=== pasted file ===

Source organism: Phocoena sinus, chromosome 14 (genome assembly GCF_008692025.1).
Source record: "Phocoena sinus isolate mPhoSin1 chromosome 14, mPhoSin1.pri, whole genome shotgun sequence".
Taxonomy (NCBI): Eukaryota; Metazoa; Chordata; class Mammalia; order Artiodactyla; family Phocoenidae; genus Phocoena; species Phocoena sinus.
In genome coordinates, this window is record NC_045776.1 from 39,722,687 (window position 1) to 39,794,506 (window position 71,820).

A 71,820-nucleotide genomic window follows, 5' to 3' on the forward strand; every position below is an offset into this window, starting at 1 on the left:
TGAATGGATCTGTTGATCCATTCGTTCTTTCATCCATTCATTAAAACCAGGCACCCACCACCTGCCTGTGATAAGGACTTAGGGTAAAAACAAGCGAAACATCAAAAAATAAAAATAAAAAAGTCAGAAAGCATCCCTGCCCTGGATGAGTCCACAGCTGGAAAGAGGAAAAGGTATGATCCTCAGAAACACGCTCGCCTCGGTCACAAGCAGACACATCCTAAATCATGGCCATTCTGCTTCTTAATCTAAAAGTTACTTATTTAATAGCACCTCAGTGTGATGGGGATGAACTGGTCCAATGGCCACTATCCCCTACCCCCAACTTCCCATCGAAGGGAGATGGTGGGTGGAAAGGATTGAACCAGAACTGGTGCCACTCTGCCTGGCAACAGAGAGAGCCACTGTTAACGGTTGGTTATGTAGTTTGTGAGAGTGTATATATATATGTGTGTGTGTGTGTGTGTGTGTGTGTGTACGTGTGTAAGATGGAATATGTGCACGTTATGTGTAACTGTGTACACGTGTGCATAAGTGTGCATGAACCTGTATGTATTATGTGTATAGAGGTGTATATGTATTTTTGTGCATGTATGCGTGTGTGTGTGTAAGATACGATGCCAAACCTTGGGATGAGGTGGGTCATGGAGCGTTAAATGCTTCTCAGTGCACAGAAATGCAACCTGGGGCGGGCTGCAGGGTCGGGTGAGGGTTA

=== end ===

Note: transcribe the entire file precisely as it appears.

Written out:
Source organism: Phocoena sinus, chromosome 14 (genome assembly GCF_008692025.1).
Source record: "Phocoena sinus isolate mPhoSin1 chromosome 14, mPhoSin1.pri, whole genome shotgun sequence".
Taxonomy (NCBI): Eukaryota; Metazoa; Chordata; class Mammalia; order Artiodactyla; family Phocoenidae; genus Phocoena; species Phocoena sinus.
In genome coordinates, this window is record NC_045776.1 from 39,722,687 (window position 1) to 39,794,506 (window position 71,820).

A 71,820-nucleotide genomic window follows, 5' to 3' on the forward strand; every position below is an offset into this window, starting at 1 on the left:
TGAATGGATCTGTTGATCCATTCGTTCTTTCATCCATTCATTAAAACCAGGCACCCACCACCTGCCTGTGATAAGGACTTAGGGTAAAAACAAGCGAAACATCAAAAAATAAAAATAAAAAAGTCAGAAAGCATCCCTGCCCTGGATGAGTCCACAGCTGGAAAGAGGAAAAGGTATGATCCTCAGAAACACGCTCGCCTCGGTCACAAGCAGACACATCCTAAATCATGGCCATTCTGCTTCTTAATCTAAAAGTTACTTATTTAATAGCACCTCAGTGTGATGGGGATGAACTGGTCCAATGGCCACTATCCCCTACCCCCAACTTCCCATCGAAGGGAGATGGTGGGTGGAAAGGATTGAACCAGAACTGGTGCCACTCTGCCTGGCAACAGAGAGAGCCACTGTTAACGGTTGGTTATGTAGTTTGTGAGAGTGTATATATATATGTGTGTGTGTGTGTGTGTGTGTGTGTGTACGTGTGTAAGATGGAATATGTGCACGTTATGTGTAACTGTGTACACGTGTGCATAAGTGTGCATGAACCTGTATGTATTATGTGTATAGAGGTGTATATGTATTTTTGTGCATGTATGCGTGTGTGTGTGTAAGATACGATGCCAAACCTTGGGATGAGGTGGGTCATGGAGCGTTAAATGCTTCTCAGTGCACAGAAATGCAACCTGGGGCGGGCTGCAGGGTCGGGTGAGGGTTA